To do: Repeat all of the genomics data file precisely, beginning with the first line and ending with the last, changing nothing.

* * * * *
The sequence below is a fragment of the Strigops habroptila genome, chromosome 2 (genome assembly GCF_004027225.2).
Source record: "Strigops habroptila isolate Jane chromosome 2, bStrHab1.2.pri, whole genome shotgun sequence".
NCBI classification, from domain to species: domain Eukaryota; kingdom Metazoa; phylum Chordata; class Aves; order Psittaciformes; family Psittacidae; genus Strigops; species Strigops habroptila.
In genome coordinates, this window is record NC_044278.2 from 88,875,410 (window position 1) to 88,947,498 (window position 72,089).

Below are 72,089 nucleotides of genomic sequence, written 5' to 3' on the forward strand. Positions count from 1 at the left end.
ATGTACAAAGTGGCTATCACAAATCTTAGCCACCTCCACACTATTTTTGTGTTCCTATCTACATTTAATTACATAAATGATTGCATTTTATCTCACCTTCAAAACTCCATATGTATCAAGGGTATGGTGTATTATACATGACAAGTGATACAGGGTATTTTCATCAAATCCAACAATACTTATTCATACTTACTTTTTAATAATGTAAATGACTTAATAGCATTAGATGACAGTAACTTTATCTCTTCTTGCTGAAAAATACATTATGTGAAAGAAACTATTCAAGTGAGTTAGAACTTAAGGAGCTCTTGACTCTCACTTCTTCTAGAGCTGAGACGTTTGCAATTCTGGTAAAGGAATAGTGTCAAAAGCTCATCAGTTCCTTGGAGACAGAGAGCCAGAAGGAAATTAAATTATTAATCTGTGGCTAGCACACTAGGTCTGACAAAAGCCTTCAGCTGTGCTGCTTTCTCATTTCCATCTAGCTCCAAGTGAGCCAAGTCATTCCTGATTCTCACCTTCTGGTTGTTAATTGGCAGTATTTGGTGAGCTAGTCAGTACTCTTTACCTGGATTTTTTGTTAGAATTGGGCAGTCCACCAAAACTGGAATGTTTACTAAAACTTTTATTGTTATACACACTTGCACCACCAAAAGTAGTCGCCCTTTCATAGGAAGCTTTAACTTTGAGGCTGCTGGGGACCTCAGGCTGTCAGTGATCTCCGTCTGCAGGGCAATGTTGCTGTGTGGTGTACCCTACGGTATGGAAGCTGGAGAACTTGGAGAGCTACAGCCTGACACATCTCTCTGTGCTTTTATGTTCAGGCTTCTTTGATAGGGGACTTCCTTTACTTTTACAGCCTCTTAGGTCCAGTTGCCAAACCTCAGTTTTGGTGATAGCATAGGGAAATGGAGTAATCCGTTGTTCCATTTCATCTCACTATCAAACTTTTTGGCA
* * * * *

The sequence below is a fragment of the Strigops habroptila genome, chromosome 2 (genome assembly GCF_004027225.2).
Source record: "Strigops habroptila isolate Jane chromosome 2, bStrHab1.2.pri, whole genome shotgun sequence".
NCBI classification, from domain to species: domain Eukaryota; kingdom Metazoa; phylum Chordata; class Aves; order Psittaciformes; family Psittacidae; genus Strigops; species Strigops habroptila.
In genome coordinates, this window is record NC_044278.2 from 88,875,410 (window position 1) to 88,947,498 (window position 72,089).

Below are 72,089 nucleotides of genomic sequence, written 5' to 3' on the forward strand. Positions count from 1 at the left end.
ATGTACAAAGTGGCTATCACAAATCTTAGCCACCTCCACACTATTTTTGTGTTCCTATCTACATTTAATTACATAAATGATTGCATTTTATCTCACCTTCAAAACTCCATATGTATCAAGGGTATGGTGTATTATACATGACAAGTGATACAGGGTATTTTCATCAAATCCAACAATACTTATTCATACTTACTTTTTAATAATGTAAATGACTTAATAGCATTAGATGACAGTAACTTTATCTCTTCTTGCTGAAAAATACATTATGTGAAAGAAACTATTCAAGTGAGTTAGAACTTAAGGAGCTCTTGACTCTCACTTCTTCTAGAGCTGAGACGTTTGCAATTCTGGTAAAGGAATAGTGTCAAAAGCTCATCAGTTCCTTGGAGACAGAGAGCCAGAAGGAAATTAAATTATTAATCTGTGGCTAGCACACTAGGTCTGACAAAAGCCTTCAGCTGTGCTGCTTTCTCATTTCCATCTAGCTCCAAGTGAGCCAAGTCATTCCTGATTCTCACCTTCTGGTTGTTAATTGGCAGTATTTGGTGAGCTAGTCAGTACTCTTTACCTGGATTTTTTGTTAGAATTGGGCAGTCCACCAAAACTGGAATGTTTACTAAAACTTTTATTGTTATACACACTTGCACCACCAAAAGTAGTCGCCCTTTCATAGGAAGCTTTAACTTTGAGGCTGCTGGGGACCTCAGGCTGTCAGTGATCTCCGTCTGCAGGGCAATGTTGCTGTGTGGTGTACCCTACGGTATGGAAGCTGGAGAACTTGGAGAGCTACAGCCTGACACATCTCTCTGTGCTTTTATGTTCAGGCTTCTTTGATAGGGGACTTCCTTTACTTTTACAGCCTCTTAGGTCCAGTTGCCAAACCTCAGTTTTGGTGATAGCATAGGGAAATGGAGTAATCCGTTGTTCCATTTCATCTCACTATCAAACTTTTTGGCA